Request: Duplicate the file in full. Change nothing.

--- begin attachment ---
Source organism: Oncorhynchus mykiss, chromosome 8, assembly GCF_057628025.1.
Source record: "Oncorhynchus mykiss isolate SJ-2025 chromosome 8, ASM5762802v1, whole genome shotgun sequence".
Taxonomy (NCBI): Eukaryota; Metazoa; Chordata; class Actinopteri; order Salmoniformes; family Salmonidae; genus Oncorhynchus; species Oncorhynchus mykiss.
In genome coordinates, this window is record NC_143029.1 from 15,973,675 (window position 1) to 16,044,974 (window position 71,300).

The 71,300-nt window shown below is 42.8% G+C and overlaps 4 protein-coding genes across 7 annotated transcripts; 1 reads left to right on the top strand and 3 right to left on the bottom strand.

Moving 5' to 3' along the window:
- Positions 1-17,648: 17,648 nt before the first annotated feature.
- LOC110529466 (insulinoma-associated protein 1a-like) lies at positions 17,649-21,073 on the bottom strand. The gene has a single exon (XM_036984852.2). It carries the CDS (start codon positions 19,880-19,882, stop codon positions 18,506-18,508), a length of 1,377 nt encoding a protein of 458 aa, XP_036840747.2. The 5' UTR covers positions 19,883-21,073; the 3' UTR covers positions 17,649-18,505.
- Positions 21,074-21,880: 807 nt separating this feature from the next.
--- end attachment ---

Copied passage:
Source organism: Oncorhynchus mykiss, chromosome 8, assembly GCF_057628025.1.
Source record: "Oncorhynchus mykiss isolate SJ-2025 chromosome 8, ASM5762802v1, whole genome shotgun sequence".
Taxonomy (NCBI): Eukaryota; Metazoa; Chordata; class Actinopteri; order Salmoniformes; family Salmonidae; genus Oncorhynchus; species Oncorhynchus mykiss.
In genome coordinates, this window is record NC_143029.1 from 15,973,675 (window position 1) to 16,044,974 (window position 71,300).

The 71,300-nt window shown below is 42.8% G+C and overlaps 4 protein-coding genes across 7 annotated transcripts; 1 reads left to right on the top strand and 3 right to left on the bottom strand.

Moving 5' to 3' along the window:
- Positions 1-17,648: 17,648 nt before the first annotated feature.
- LOC110529466 (insulinoma-associated protein 1a-like) lies at positions 17,649-21,073 on the bottom strand. The gene has a single exon (XM_036984852.2). It carries the CDS (start codon positions 19,880-19,882, stop codon positions 18,506-18,508), a length of 1,377 nt encoding a protein of 458 aa, XP_036840747.2. The 5' UTR covers positions 19,883-21,073; the 3' UTR covers positions 17,649-18,505.
- Positions 21,074-21,880: 807 nt separating this feature from the next.